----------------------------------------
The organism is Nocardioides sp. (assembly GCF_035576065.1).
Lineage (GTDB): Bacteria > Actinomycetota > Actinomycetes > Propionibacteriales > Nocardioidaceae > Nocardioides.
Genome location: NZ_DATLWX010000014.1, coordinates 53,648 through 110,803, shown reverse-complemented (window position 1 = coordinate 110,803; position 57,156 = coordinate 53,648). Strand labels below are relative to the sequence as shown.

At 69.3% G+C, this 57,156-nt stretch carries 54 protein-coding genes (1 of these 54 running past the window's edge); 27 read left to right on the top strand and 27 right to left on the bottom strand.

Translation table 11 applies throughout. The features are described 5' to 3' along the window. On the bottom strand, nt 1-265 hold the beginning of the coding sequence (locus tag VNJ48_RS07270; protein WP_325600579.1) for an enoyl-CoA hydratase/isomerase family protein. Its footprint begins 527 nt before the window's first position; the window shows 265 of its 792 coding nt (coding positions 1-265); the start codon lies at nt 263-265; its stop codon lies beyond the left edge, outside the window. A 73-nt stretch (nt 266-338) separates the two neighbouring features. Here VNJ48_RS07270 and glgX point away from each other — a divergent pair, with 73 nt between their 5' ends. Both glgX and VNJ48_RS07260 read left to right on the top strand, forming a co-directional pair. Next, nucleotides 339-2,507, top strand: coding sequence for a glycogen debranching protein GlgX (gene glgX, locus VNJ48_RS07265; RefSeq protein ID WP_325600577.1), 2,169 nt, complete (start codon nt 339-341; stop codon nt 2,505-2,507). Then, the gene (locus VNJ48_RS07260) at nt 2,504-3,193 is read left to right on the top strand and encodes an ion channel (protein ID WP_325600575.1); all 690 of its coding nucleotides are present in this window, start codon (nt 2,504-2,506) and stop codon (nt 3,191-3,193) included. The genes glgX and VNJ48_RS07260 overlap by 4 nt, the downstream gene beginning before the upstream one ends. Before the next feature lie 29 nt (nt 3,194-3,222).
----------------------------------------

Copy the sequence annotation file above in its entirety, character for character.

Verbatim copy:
The organism is Nocardioides sp. (assembly GCF_035576065.1).
Lineage (GTDB): Bacteria > Actinomycetota > Actinomycetes > Propionibacteriales > Nocardioidaceae > Nocardioides.
Genome location: NZ_DATLWX010000014.1, coordinates 53,648 through 110,803, shown reverse-complemented (window position 1 = coordinate 110,803; position 57,156 = coordinate 53,648). Strand labels below are relative to the sequence as shown.

At 69.3% G+C, this 57,156-nt stretch carries 54 protein-coding genes (1 of these 54 running past the window's edge); 27 read left to right on the top strand and 27 right to left on the bottom strand.

Translation table 11 applies throughout. The features are described 5' to 3' along the window. On the bottom strand, nt 1-265 hold the beginning of the coding sequence (locus tag VNJ48_RS07270; protein WP_325600579.1) for an enoyl-CoA hydratase/isomerase family protein. Its footprint begins 527 nt before the window's first position; the window shows 265 of its 792 coding nt (coding positions 1-265); the start codon lies at nt 263-265; its stop codon lies beyond the left edge, outside the window. A 73-nt stretch (nt 266-338) separates the two neighbouring features. Here VNJ48_RS07270 and glgX point away from each other — a divergent pair, with 73 nt between their 5' ends. Both glgX and VNJ48_RS07260 read left to right on the top strand, forming a co-directional pair. Next, nucleotides 339-2,507, top strand: coding sequence for a glycogen debranching protein GlgX (gene glgX, locus VNJ48_RS07265; RefSeq protein ID WP_325600577.1), 2,169 nt, complete (start codon nt 339-341; stop codon nt 2,505-2,507). Then, the gene (locus VNJ48_RS07260) at nt 2,504-3,193 is read left to right on the top strand and encodes an ion channel (protein ID WP_325600575.1); all 690 of its coding nucleotides are present in this window, start codon (nt 2,504-2,506) and stop codon (nt 3,191-3,193) included. The genes glgX and VNJ48_RS07260 overlap by 4 nt, the downstream gene beginning before the upstream one ends. Before the next feature lie 29 nt (nt 3,194-3,222).